This is not about all shooting, it’s not even about all grouse shooting; this is about a specific activity undertaken by a minority who are entrenched in their worldview. Our ethical sense has evolved into the 21st century and we recognise animal cruelty, environmental damage and food safety as issues.

Why are we paying via our taxes to subsidise this activity? Why are we paying again to our water companies for the additional treatment required by water running off those moors? Why are we paying again for increased insurance premiums due to increased flooding risk? Why are we paying again for police investigations of wildlife crimes which are very difficult to resolve? Why are we paying again for government supported study after research study after collaboration after working group after action plan which do nothing to change any of the stakeholders’ perspectives and leave the problem entirely unaffected?

Grouse shooting contributes to the economy? How much? And how much would be contributed by a more sympathetic activity, such as rewilding or ecotourism? Or just by the absence of all the aforementioned costly impacts? Beside the financial cost, what about the moral cost? How quickly trade-offs between economics and criminality arise: “the task of balancing the issue of tackling wildlife crime with the contribution that grouse moor management makes to the rural economy has proved very difficult.” Why do we allow this minority to indulge mercenary militaristic superiority fantasies through inflicting tremendous cruelty on other creatures? What about nature’s intrinsic value? Driven grouse shooting is not sport and it’s not acceptable.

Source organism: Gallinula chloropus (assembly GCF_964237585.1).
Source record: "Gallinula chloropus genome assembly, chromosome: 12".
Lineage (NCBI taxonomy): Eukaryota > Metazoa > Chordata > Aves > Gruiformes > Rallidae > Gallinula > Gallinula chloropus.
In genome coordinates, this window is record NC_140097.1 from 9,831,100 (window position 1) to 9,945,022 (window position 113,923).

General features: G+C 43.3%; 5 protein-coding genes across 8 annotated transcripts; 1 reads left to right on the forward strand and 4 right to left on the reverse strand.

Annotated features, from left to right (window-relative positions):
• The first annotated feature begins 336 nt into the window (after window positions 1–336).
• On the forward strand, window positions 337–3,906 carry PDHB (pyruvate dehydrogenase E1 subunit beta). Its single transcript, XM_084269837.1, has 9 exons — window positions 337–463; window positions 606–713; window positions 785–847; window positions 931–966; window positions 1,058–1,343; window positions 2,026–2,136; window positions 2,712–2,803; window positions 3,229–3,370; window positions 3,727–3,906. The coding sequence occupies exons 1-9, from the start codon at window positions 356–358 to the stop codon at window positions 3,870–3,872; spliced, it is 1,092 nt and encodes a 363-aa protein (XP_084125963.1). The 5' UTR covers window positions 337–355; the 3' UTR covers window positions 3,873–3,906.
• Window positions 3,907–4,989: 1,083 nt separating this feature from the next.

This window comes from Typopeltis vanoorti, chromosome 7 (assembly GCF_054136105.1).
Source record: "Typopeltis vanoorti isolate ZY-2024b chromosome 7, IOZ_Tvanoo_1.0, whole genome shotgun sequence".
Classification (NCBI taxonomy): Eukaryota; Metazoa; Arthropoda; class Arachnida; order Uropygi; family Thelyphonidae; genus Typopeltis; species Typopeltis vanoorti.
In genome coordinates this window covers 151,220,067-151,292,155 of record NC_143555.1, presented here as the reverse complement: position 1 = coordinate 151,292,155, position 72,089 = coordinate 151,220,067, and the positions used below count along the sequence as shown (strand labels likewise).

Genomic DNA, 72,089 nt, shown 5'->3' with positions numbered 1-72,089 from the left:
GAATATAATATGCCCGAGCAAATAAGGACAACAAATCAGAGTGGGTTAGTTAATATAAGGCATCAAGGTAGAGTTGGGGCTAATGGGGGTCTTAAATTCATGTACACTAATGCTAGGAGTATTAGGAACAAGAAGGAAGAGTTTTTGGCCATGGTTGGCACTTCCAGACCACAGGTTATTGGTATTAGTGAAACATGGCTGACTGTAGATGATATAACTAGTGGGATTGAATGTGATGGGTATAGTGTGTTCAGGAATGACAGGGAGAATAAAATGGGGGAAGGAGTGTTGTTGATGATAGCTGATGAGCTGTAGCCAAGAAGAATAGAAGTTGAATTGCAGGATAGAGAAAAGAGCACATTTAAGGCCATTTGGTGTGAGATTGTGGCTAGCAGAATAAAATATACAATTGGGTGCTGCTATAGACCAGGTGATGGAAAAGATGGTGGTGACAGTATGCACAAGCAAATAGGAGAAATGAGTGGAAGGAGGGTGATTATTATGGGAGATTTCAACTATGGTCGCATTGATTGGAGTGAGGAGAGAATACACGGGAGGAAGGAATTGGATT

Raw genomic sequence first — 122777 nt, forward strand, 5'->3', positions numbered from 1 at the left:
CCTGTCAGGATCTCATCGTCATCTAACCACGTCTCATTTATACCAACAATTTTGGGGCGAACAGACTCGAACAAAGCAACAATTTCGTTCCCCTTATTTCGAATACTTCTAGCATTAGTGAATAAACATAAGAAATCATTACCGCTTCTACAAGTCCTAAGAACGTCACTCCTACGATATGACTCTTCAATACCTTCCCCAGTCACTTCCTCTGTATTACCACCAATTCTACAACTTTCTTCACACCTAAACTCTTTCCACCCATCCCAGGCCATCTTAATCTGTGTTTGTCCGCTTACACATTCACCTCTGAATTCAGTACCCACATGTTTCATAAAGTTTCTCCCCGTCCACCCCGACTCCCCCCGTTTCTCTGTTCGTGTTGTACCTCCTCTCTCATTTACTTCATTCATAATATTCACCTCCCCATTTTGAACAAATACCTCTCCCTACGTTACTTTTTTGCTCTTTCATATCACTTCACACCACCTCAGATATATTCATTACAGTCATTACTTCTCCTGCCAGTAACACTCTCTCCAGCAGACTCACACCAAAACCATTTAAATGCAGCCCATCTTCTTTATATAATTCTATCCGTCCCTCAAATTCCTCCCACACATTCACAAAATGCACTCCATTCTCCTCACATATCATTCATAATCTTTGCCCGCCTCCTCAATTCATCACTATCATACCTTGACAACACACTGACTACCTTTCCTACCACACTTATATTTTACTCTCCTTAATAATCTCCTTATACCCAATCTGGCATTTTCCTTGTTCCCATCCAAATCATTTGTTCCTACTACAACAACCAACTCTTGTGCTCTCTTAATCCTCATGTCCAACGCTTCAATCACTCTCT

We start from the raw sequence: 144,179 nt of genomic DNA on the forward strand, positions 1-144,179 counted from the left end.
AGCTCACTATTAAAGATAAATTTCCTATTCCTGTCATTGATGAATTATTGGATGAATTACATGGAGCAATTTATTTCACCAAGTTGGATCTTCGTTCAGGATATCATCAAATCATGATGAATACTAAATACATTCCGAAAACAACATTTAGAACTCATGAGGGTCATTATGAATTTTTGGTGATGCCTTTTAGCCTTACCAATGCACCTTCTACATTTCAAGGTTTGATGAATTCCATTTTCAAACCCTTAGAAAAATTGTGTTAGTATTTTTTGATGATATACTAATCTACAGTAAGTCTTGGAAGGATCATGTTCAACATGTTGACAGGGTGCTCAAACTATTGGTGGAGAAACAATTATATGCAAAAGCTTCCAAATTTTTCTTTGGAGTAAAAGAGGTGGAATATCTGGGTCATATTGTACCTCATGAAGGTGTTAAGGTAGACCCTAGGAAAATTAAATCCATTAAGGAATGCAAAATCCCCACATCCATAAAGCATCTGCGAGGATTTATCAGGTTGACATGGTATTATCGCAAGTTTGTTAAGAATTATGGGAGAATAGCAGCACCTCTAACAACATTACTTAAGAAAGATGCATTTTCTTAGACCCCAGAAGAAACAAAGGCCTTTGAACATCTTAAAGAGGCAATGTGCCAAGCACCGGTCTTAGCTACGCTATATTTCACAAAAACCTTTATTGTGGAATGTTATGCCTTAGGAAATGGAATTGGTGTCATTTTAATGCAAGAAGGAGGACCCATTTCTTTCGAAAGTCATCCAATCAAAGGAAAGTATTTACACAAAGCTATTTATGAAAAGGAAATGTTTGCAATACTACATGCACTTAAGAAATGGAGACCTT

Ban driven grouse shooting. If that’s not attractive enough a prospect, it’s an anagram of ‘overburdening hooting ass’.

Plenty more detail from Mark Avery.
Plenty of facts and figures from Raptor Persecution UK.
More ammunition from Chris Packham.

The original version of this article is also published at Wildlife Articles.